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Carlo Crivelli, Saint Peter Martyr

Key facts
Full title Saint Peter Martyr
Artist Carlo Crivelli
Artist dates about 1430/5 - about 1494
Series Four Panels from an Altarpiece, Ascoli Piceno
Date made about 1476
Medium and support Tempera on poplar
Dimensions 90.5 × 26.5 cm
Acquisition credit Bought, 1868
Inventory number NG788.13
Location Not on display
Collection Main Collection
Saint Peter Martyr
Carlo Crivelli

This priest – whose hair has been shaved, or tonsured – once stood on the right side of a small altarpiece which Crivelli painted for the church of San Domenico, in Ascoli Piceno, in the Italian Marche. He is Saint Peter Martyr, the second saint of the Dominican Order, and their first martyr.

The falcastro, a long-handled curved knife, with which he was murdered, splits his skull, and a second dagger is buried in his shoulder. His black and white robes stand out powerfully against the burnished gold ground. Crivelli’s skill as a painter of drapery is such that although Peter’s robes are black we can see the deep folds where his hood and cloak fall around his shoulders, and the creases in the tops of his shoes.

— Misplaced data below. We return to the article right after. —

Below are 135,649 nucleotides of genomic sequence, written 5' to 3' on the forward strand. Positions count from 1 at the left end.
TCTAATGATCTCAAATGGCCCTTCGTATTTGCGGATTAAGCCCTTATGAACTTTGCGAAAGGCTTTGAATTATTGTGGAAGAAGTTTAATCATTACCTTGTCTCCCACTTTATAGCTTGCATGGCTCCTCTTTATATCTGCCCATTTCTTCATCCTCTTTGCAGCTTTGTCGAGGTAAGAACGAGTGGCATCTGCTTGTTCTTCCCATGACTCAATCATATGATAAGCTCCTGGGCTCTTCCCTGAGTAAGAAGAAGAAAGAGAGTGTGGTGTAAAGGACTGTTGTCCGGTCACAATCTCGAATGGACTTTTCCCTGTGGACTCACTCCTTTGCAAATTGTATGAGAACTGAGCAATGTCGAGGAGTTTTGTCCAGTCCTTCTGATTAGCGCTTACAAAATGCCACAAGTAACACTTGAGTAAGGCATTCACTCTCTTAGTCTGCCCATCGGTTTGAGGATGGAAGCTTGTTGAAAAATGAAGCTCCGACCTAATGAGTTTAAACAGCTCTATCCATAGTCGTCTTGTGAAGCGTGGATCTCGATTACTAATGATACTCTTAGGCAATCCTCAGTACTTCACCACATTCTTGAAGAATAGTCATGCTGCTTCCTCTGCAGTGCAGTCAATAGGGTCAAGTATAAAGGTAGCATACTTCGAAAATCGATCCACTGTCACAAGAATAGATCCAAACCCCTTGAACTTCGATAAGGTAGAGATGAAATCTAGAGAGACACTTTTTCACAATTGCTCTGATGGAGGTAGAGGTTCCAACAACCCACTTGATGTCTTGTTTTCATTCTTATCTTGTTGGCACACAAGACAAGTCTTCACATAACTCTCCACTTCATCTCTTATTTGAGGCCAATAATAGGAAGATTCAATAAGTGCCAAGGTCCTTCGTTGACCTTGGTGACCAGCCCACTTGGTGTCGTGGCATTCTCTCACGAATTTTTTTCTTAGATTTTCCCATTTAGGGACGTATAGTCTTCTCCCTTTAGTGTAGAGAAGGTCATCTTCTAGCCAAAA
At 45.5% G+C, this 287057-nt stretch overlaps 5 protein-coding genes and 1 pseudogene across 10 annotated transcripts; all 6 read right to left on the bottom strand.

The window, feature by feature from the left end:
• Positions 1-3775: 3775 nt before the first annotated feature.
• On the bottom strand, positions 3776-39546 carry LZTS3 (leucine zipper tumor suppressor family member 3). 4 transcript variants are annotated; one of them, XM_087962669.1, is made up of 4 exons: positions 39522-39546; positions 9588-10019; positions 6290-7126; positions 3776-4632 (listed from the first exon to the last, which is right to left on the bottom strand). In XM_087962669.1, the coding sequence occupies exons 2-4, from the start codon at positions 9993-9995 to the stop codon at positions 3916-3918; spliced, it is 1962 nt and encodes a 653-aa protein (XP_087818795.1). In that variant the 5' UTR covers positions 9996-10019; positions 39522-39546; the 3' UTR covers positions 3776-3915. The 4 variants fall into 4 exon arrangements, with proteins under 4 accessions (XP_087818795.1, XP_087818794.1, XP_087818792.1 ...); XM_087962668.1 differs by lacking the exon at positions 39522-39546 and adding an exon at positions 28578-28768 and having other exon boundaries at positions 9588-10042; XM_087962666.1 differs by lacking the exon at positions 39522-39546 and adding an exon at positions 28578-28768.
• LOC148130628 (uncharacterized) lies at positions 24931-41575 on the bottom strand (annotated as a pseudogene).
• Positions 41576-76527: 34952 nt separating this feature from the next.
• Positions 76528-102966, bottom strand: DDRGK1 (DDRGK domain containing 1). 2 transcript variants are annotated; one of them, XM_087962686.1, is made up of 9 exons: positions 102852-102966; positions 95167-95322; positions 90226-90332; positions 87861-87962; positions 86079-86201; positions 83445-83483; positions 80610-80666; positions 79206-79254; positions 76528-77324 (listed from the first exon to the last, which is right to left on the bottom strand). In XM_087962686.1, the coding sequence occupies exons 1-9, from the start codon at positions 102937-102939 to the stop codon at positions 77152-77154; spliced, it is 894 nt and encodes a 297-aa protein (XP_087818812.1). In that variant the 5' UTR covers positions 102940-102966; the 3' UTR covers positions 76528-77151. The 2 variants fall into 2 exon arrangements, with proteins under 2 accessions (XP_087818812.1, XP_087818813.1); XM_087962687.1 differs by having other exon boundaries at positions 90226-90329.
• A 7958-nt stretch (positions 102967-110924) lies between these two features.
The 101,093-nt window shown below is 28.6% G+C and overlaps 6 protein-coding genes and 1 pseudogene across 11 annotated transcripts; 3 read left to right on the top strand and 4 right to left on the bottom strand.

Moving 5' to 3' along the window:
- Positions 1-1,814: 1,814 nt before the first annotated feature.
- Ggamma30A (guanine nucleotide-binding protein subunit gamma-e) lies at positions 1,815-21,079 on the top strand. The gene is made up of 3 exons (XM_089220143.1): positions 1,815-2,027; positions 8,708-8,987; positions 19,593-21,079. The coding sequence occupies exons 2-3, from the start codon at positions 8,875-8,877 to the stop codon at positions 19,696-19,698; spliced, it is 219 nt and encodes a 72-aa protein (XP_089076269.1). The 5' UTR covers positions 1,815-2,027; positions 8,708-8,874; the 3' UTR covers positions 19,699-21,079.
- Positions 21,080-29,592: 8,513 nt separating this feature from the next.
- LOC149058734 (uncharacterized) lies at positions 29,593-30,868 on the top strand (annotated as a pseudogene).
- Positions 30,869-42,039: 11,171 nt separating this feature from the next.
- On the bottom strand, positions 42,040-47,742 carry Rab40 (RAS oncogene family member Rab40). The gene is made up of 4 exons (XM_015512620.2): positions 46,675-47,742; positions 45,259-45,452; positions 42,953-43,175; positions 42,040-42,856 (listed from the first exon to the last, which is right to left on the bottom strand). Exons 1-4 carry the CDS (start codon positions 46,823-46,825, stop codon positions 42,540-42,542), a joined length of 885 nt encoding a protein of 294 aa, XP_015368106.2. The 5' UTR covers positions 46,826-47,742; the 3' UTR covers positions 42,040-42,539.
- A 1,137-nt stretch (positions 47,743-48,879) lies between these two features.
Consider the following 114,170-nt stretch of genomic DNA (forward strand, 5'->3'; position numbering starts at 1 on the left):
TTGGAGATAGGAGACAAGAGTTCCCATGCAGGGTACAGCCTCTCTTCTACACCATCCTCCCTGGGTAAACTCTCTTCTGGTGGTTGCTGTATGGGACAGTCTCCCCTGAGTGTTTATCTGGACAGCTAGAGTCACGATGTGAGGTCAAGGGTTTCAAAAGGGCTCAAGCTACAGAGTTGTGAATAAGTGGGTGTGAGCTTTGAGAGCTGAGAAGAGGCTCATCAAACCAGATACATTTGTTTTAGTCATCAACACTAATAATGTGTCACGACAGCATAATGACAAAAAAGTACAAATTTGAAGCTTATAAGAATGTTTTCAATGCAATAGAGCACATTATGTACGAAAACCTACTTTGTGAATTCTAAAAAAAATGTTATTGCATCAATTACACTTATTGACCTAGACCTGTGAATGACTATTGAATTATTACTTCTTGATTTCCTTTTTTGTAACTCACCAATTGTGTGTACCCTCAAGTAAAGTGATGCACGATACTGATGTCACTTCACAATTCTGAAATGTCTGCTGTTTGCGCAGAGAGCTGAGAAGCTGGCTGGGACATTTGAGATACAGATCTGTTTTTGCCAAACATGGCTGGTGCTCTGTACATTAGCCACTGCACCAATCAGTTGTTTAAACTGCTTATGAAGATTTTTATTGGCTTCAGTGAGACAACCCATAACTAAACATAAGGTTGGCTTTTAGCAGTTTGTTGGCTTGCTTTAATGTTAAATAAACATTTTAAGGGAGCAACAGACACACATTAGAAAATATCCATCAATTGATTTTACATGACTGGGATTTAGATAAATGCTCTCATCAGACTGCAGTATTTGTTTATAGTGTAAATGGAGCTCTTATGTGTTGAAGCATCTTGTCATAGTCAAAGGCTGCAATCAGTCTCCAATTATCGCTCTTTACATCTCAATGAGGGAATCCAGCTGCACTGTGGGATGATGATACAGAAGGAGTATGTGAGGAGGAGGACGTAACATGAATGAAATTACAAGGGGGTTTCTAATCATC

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Four Panels from an Altarpiece, Ascoli Piceno


These panels came from an altarpiece which Crivelli painted for a side chapel in the Dominican church at Ascoli Piceno, in the Italian Marche. The saints are identifiable by their attributes: Saint Michael, Prince of Archangels, fighting the devil; Saint Jerome, one of the Doctors of the Church, with his tame lion; Saint Peter Martyr, the second saint of the Dominican Order, a knife buried in his skull; and Saint Lucy, with her eyes on a wooden dish. The choice of saints must have had a special meaning to the original patron.

Although we don’t know who commissioned this polyptych (multi-panelled altarpiece), plainly no expense was spared. The saints’ haloes and damask backgrounds would have sparkled and flickered in the candlelight of the Middle Ages, and lit the church with a glittering golden glow.